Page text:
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### Re: CSP variable vs constraint

blue wrote: it's nice that you included the 81/324 breakdown above, since it a good illustration of something that can leave me confused. The first thing that popped into my head, was "wait, isn't it really 81 of first type, and only 243 of the 2nd type ?" -- thinking that with (1), the 'rc' constraints from (2) are unnecessary. The answer would depend on whether, in (1), you're considering the possiblity that two or more digits could be placed in the same cell. In the 2nd bit that I quoted, where you say that the type 1 items are "exactly one of" formulae, I think that confirms my "isn't it only 243 ?" suspicion.

In each of the 81 rc-cells, there is the constraint that all the possible values are different. This is implicit when you consider that 1, 2, 3, ... are digits, in which case you include basic arithmetic knowledge, but not if you replace them by arbitrary symbols, e.g. n1, n2, ... - so it's better not to forget them).
denis_berthier
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### Re: Universal Elimination Pattern for hard puzzles

Denis,
fortunately there is a conceptional difference to your chains, otherwise the thread would be boring.
I did not read the universality claim (did he say more than "The definition covers all traditional elimination methods and rules – afaik ..") as that it is mimicing all chains aspects, but that for any chain elimination there is an equivalent "Universal Elimination Pattern".
Concerning the validation effort i have my doubts too (and as it seems blue as well). That's one of the reasons, i wanted a better example, so far i don't really understand, how logel wants to calculate the patterns.
eleven

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### Re: Universal Elimination Pattern for hard puzzles

eleven wrote:fortunately there is a conceptional difference to your chains, otherwise the thread would be boring.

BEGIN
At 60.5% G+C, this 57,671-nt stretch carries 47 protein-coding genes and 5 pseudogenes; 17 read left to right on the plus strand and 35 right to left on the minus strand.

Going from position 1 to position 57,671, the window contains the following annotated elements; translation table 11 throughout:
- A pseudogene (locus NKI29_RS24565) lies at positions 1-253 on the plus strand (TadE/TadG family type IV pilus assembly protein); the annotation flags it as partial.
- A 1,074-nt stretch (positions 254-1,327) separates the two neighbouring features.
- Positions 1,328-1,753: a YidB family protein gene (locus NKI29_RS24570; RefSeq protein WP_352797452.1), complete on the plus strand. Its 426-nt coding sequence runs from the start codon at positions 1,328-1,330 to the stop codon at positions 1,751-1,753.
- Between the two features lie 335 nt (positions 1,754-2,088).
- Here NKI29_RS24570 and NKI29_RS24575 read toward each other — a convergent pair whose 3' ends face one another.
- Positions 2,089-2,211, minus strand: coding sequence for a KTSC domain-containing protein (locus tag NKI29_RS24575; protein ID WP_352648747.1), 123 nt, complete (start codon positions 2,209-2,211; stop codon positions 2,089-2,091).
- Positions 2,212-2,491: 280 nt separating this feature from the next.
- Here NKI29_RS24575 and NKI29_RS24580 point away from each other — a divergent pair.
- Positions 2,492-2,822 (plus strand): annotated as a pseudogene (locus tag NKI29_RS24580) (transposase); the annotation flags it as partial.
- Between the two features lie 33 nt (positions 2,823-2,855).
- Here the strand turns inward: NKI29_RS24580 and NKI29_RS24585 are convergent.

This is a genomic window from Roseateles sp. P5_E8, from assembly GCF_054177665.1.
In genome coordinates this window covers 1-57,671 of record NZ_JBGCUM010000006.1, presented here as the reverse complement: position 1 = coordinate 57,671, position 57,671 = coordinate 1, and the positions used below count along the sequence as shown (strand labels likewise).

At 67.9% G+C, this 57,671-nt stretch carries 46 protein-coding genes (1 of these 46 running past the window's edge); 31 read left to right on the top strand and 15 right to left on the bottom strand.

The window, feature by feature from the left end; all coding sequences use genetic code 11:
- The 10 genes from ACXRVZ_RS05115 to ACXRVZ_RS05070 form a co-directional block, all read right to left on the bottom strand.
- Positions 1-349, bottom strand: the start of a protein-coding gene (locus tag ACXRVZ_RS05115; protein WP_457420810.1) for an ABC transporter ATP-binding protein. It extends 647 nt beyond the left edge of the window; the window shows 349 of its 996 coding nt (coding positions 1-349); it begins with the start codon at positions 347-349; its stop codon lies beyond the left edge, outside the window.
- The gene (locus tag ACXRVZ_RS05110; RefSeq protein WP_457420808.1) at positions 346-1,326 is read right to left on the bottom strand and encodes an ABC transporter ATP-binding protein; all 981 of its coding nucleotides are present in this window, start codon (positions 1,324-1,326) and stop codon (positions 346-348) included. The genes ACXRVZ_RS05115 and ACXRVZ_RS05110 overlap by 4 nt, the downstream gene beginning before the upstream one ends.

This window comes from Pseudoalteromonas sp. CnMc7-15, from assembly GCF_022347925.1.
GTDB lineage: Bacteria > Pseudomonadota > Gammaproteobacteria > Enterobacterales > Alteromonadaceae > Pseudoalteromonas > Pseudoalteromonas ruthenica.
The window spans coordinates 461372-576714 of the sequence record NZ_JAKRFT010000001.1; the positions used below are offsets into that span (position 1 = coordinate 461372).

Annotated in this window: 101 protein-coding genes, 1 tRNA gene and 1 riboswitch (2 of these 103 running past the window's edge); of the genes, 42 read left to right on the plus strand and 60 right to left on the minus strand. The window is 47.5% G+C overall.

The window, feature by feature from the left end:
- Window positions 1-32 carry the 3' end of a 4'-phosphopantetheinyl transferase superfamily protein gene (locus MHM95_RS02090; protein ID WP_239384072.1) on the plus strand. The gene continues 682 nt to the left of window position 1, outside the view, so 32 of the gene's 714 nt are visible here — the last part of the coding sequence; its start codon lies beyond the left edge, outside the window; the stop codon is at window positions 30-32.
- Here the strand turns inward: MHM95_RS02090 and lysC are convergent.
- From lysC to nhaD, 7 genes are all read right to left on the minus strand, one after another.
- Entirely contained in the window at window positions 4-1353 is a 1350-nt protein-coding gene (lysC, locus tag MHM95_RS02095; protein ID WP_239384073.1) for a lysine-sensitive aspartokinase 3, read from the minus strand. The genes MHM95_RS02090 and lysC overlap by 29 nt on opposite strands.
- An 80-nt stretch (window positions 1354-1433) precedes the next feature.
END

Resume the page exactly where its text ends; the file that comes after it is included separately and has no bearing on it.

It's not only "my" chains. This applies also to any kind of chain: xy-chains, ALS, ...

eleven wrote:I did not read the universality claim (did he say more than "The definition covers all traditional elimination methods and rules – afaik ..") as that it is mimicing all chains aspects, but that for any chain elimination there is an equivalent "Universal Elimination Pattern".

I would have no objection to the "equivalent elimination" formulation. BUT logel's explicit goal was to define a universal pattern in the sense that any pattern is an instance of it.
denis_berthier
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### Re: Universal Elimination Pattern for hard puzzles

Ok, so we have to wait for logel - for "my" chains (without using uniqueness) i did not see a problem
[Added:] "No problem" might be misleading. As you know, i "love" those XSudo pictures with 40 marked cells, 25 base and 21 cover sets, and the "conclusion": xy<>z without any further explanation. But as i see it, the goal here is to find well defined "minimal" solutions rather than reader friendly ones.
eleven

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### Re: CSP variable vs constraint

denis_berthier wrote: